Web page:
You likely understand the importance of responding to court orders for garnishments on employee pay, but did you know you could be held liable for the amounts if you fail to calculate them correctly?
At DM Payroll Services we offer four reminders about garnishments to help you avoid this potentially costly payroll mistake.
- As an employer, you’re responsible for calculating payroll deductions for wage garnishments – and accurately. In many states, employers can be held liable for the full judgment amount against employees for failing to respond to a court order, as well as for withholding inaccurate amounts from pay. Outsourcing payroll to a reliable provider is recommended for this and many other reasons. DM Payroll Services offers a garnishment feature that accurately calculates and prioritizes garnishments, produces checks and delivers them to the appropriate agency.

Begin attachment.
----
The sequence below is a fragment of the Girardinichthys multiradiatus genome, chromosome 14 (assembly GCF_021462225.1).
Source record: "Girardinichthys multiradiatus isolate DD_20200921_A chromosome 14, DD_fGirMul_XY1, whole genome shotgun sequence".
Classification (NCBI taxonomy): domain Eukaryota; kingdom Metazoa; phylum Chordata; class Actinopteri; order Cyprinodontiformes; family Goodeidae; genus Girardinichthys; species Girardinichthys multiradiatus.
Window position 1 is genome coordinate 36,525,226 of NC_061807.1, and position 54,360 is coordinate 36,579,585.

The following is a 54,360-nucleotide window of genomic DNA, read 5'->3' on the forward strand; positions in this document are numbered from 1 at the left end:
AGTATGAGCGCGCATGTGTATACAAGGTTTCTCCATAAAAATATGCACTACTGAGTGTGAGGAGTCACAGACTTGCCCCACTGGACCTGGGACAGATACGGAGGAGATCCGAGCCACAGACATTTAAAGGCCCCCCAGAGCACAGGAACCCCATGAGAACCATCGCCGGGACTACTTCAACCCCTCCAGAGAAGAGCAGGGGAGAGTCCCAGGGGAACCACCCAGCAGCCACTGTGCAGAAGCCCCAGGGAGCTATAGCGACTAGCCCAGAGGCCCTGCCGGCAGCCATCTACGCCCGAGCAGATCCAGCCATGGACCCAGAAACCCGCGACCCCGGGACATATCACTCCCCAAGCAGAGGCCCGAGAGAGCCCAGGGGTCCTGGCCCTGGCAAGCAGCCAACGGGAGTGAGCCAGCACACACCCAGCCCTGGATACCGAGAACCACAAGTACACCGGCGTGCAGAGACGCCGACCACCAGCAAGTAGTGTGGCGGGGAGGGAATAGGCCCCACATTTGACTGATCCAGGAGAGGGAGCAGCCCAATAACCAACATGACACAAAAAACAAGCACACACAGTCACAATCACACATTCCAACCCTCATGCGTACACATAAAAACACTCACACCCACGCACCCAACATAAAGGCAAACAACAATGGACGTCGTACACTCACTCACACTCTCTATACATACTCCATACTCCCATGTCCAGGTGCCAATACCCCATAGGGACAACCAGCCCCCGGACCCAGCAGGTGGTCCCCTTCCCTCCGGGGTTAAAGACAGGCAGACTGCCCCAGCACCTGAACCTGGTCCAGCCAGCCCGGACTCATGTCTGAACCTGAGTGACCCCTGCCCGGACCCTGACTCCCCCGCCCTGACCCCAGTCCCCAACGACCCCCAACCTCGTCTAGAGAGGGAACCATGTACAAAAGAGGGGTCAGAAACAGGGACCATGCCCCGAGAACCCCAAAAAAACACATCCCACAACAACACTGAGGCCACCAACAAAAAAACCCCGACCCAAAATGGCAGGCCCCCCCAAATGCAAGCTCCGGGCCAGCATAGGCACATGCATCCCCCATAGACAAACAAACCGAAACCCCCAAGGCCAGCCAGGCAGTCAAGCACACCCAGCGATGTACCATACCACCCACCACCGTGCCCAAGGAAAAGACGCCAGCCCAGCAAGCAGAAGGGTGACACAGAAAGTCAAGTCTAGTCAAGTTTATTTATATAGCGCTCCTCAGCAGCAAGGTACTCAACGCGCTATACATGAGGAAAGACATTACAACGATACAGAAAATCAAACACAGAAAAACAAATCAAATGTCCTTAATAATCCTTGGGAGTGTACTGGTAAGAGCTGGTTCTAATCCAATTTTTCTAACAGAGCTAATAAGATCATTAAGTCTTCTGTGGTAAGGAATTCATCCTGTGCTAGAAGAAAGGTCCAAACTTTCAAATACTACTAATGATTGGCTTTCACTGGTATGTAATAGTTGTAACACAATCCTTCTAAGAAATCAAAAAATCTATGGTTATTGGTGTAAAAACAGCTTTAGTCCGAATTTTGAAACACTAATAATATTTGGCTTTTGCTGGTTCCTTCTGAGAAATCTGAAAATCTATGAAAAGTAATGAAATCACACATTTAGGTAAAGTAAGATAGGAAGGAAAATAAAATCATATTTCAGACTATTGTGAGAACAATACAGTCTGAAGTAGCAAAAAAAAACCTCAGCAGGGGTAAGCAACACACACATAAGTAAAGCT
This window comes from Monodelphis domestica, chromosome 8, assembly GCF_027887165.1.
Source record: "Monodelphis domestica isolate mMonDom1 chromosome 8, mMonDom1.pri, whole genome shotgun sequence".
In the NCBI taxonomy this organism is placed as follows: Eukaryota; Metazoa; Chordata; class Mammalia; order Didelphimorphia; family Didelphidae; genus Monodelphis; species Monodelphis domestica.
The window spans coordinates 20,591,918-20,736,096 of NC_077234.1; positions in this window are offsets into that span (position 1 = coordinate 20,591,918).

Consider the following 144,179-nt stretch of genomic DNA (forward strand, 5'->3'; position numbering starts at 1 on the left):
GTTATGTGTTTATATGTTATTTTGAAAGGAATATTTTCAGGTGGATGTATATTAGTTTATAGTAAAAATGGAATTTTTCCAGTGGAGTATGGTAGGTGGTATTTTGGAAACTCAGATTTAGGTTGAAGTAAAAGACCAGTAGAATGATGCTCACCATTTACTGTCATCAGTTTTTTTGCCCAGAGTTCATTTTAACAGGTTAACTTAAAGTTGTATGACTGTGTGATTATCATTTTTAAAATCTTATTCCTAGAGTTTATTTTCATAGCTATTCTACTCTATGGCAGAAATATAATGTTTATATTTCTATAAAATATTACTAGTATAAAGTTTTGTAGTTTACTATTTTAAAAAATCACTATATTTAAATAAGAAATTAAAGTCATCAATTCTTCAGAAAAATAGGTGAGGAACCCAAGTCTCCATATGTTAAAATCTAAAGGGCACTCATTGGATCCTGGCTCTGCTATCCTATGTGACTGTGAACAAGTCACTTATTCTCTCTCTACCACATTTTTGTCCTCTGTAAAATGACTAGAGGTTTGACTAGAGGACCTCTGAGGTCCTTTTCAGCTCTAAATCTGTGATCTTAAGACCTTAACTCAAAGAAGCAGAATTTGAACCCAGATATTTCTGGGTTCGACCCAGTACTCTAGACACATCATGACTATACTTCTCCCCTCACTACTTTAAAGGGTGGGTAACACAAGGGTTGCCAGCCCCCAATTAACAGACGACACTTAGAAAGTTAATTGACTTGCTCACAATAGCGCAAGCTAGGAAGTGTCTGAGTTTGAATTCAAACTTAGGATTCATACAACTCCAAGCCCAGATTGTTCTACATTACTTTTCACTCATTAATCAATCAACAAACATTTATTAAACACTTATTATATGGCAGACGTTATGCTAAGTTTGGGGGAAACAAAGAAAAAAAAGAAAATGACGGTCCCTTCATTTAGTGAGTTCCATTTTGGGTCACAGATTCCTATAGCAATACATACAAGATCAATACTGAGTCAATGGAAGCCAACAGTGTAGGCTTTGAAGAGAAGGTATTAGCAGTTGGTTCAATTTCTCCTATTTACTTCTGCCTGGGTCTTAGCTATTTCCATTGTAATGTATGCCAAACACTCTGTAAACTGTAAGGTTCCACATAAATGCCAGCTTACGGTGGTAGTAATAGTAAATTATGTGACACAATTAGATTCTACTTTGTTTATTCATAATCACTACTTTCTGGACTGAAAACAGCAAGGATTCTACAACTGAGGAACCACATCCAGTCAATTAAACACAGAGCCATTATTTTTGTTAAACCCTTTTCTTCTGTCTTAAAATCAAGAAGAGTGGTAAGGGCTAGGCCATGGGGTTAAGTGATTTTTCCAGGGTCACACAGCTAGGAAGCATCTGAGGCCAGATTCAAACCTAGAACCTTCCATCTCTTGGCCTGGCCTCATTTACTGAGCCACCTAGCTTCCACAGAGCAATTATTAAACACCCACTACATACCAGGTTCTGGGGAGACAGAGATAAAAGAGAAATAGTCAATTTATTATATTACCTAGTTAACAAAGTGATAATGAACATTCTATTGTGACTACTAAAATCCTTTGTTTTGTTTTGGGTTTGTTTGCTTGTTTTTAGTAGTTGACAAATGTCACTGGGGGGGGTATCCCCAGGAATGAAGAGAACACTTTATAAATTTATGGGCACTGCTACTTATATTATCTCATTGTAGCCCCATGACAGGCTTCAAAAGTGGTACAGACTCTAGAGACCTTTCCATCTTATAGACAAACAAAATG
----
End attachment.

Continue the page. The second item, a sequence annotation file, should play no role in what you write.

- Laws regulating garnishments vary by state. In addition to being governed by the federal Consumer Credit Protection Act, garnishments are subject to varying state laws. This means employers often must be familiar with laws in the jurisdictions where they do business, as well as the state in which a judgment is registered.
- You can’t discriminate against an employee due to a wage garnishment. Federal law prohibits discrimination, including terminating an employee whose earnings are subject to garnishment for any one debt. However, the law does not protect employees subject to multiple garnishments. As in 2 above, varying state garnishment laws also apply, further complicating matters.
- Federal law limits the amount that can be garnished per workweek or pay period. For ordinary garnishments (i.e., those not for support, bankruptcy or any state or federal tax), the weekly amount may not exceed the lesser of two figures: 25 percent of the employee’s disposable earnings, or the amount by which an employee’s disposable earnings are greater than 30 times the federal minimum wage (currently $7.25 an hour).
In closing, wage garnishment law is complex and the costs can be high. Be sure you have procedures in place to dictate how garnishments are handled from the time you receive a court order through garnishment end.
Sources: U.S. Department of Labor
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